Oil sands, heavy oil, and bitumen : from recovery to refinery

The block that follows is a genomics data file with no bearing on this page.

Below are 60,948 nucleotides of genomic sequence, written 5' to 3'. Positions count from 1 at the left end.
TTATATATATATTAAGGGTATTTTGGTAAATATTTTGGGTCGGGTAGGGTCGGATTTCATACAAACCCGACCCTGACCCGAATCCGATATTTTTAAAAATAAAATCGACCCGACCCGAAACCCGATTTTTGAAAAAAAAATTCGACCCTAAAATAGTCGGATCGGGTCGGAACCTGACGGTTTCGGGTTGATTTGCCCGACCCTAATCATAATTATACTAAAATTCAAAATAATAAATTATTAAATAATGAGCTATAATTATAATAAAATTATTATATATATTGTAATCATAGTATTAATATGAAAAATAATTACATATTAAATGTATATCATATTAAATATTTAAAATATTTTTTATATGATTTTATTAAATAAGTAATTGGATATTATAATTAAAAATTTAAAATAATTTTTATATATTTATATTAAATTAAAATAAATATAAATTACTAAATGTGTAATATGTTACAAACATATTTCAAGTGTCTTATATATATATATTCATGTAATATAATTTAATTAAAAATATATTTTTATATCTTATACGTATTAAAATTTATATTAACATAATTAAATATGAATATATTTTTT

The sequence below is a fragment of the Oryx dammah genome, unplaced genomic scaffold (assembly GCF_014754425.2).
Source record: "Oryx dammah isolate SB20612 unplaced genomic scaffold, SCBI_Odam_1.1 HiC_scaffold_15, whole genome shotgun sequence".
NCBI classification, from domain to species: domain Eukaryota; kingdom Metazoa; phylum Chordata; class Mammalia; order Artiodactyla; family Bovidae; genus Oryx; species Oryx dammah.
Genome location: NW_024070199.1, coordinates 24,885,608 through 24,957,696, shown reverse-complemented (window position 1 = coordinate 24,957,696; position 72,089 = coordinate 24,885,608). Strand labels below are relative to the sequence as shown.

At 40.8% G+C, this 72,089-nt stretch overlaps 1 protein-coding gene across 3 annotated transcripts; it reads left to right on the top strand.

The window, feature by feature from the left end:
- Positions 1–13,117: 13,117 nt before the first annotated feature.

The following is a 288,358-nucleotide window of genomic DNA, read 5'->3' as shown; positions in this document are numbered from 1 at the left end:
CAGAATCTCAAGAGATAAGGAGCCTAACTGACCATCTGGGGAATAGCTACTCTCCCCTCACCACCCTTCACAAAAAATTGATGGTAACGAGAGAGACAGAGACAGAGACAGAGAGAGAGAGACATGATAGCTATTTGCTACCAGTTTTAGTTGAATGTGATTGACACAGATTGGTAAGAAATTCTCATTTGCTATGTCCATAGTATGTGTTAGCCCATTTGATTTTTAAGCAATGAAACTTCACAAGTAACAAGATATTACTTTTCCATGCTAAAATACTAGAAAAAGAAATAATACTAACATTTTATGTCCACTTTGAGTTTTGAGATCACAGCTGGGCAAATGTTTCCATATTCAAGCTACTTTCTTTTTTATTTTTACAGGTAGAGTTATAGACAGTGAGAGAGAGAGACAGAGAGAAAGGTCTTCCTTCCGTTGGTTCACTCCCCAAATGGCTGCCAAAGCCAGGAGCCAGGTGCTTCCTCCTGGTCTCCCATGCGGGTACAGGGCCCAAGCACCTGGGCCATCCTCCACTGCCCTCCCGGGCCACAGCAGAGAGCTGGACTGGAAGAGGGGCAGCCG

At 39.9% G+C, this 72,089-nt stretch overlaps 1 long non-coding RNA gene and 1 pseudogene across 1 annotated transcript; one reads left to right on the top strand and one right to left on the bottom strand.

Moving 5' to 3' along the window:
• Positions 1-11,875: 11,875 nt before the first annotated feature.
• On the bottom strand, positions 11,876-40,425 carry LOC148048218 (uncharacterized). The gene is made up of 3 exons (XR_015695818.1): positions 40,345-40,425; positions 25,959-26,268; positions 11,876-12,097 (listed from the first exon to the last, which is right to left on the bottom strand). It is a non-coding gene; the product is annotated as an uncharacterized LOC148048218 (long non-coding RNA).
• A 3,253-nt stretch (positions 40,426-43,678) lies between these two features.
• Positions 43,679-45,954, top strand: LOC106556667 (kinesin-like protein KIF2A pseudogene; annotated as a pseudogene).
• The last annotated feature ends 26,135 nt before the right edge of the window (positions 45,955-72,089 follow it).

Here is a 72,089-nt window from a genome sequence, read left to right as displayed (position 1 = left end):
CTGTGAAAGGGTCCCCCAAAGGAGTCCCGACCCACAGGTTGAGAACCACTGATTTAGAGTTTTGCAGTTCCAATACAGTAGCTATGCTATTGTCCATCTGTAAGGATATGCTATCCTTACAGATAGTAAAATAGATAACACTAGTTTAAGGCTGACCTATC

During the late 1970s, when I was a graduate student just stepping into the petroleum arena and working toward my doctorate, the biggest fear in this field was the Organization of Petroleum Exporting Countries (OPEC). At that time, OPEC had an extraordinary influence over world oil industries. Baby boomers will remember the notorious “OPEC shock” of the ’70s, which caused panic in this country and had an immediate economic impact all over the world. More than a quarter-century later, that worry has diminished. OPEC’s ability to control the industry has immensely decreased, mostly because of the increasing availability of unconventional resources around the world. The vast oil sands deposits found in Canada—which are the second largest reserve, after the conventional resources in Saudi Arabia—changed everything. Few would disagree that the balance of power has shifted from the Middle East to the West. Canadian oil sands have become the focal point and comprise a major future energy source for the entire world—and will remain such as long as the price of conventional oil remains high.
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